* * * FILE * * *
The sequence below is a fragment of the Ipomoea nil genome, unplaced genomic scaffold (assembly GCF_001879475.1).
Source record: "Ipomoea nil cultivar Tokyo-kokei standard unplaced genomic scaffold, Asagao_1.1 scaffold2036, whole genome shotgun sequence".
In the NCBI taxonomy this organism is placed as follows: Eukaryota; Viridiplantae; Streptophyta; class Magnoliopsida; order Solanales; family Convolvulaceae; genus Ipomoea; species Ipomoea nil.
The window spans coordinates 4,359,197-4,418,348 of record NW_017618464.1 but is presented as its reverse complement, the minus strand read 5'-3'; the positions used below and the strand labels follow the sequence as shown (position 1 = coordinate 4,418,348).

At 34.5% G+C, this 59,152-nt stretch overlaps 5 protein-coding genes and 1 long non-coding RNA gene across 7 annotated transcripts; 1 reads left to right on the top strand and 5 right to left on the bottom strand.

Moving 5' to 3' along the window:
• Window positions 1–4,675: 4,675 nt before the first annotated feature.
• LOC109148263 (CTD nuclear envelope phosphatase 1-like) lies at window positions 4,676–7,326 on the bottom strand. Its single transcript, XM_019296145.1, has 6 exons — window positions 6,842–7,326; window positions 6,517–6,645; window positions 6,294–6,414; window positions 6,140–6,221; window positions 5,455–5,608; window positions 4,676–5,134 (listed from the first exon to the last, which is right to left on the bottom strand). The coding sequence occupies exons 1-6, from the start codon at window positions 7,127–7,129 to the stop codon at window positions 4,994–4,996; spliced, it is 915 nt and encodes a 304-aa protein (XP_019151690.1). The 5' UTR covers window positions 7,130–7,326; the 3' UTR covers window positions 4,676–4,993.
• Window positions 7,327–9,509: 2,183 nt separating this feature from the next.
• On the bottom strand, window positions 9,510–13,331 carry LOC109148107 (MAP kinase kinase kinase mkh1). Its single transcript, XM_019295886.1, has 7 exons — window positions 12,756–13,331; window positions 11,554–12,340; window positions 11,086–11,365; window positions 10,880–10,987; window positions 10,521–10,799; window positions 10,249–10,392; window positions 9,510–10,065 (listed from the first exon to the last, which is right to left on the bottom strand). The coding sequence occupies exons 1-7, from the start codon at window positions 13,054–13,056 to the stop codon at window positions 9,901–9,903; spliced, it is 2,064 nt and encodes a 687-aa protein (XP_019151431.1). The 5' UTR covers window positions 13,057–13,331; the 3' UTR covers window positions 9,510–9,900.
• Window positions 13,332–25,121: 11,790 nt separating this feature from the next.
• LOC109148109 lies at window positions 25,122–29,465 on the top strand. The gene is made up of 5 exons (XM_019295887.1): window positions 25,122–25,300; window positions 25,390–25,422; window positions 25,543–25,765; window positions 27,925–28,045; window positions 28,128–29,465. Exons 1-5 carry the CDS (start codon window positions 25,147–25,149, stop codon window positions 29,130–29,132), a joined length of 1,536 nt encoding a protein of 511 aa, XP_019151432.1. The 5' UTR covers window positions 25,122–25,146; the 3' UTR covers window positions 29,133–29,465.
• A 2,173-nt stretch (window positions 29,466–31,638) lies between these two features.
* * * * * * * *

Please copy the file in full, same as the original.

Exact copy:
The sequence below is a fragment of the Ipomoea nil genome, unplaced genomic scaffold (assembly GCF_001879475.1).
Source record: "Ipomoea nil cultivar Tokyo-kokei standard unplaced genomic scaffold, Asagao_1.1 scaffold2036, whole genome shotgun sequence".
In the NCBI taxonomy this organism is placed as follows: Eukaryota; Viridiplantae; Streptophyta; class Magnoliopsida; order Solanales; family Convolvulaceae; genus Ipomoea; species Ipomoea nil.
The window spans coordinates 4,359,197-4,418,348 of record NW_017618464.1 but is presented as its reverse complement, the minus strand read 5'-3'; the positions used below and the strand labels follow the sequence as shown (position 1 = coordinate 4,418,348).

At 34.5% G+C, this 59,152-nt stretch overlaps 5 protein-coding genes and 1 long non-coding RNA gene across 7 annotated transcripts; 1 reads left to right on the top strand and 5 right to left on the bottom strand.

Moving 5' to 3' along the window:
• Window positions 1–4,675: 4,675 nt before the first annotated feature.
• LOC109148263 (CTD nuclear envelope phosphatase 1-like) lies at window positions 4,676–7,326 on the bottom strand. Its single transcript, XM_019296145.1, has 6 exons — window positions 6,842–7,326; window positions 6,517–6,645; window positions 6,294–6,414; window positions 6,140–6,221; window positions 5,455–5,608; window positions 4,676–5,134 (listed from the first exon to the last, which is right to left on the bottom strand). The coding sequence occupies exons 1-6, from the start codon at window positions 7,127–7,129 to the stop codon at window positions 4,994–4,996; spliced, it is 915 nt and encodes a 304-aa protein (XP_019151690.1). The 5' UTR covers window positions 7,130–7,326; the 3' UTR covers window positions 4,676–4,993.
• Window positions 7,327–9,509: 2,183 nt separating this feature from the next.
• On the bottom strand, window positions 9,510–13,331 carry LOC109148107 (MAP kinase kinase kinase mkh1). Its single transcript, XM_019295886.1, has 7 exons — window positions 12,756–13,331; window positions 11,554–12,340; window positions 11,086–11,365; window positions 10,880–10,987; window positions 10,521–10,799; window positions 10,249–10,392; window positions 9,510–10,065 (listed from the first exon to the last, which is right to left on the bottom strand). The coding sequence occupies exons 1-7, from the start codon at window positions 13,054–13,056 to the stop codon at window positions 9,901–9,903; spliced, it is 2,064 nt and encodes a 687-aa protein (XP_019151431.1). The 5' UTR covers window positions 13,057–13,331; the 3' UTR covers window positions 9,510–9,900.
• Window positions 13,332–25,121: 11,790 nt separating this feature from the next.
• LOC109148109 lies at window positions 25,122–29,465 on the top strand. The gene is made up of 5 exons (XM_019295887.1): window positions 25,122–25,300; window positions 25,390–25,422; window positions 25,543–25,765; window positions 27,925–28,045; window positions 28,128–29,465. Exons 1-5 carry the CDS (start codon window positions 25,147–25,149, stop codon window positions 29,130–29,132), a joined length of 1,536 nt encoding a protein of 511 aa, XP_019151432.1. The 5' UTR covers window positions 25,122–25,146; the 3' UTR covers window positions 29,133–29,465.
• A 2,173-nt stretch (window positions 29,466–31,638) lies between these two features.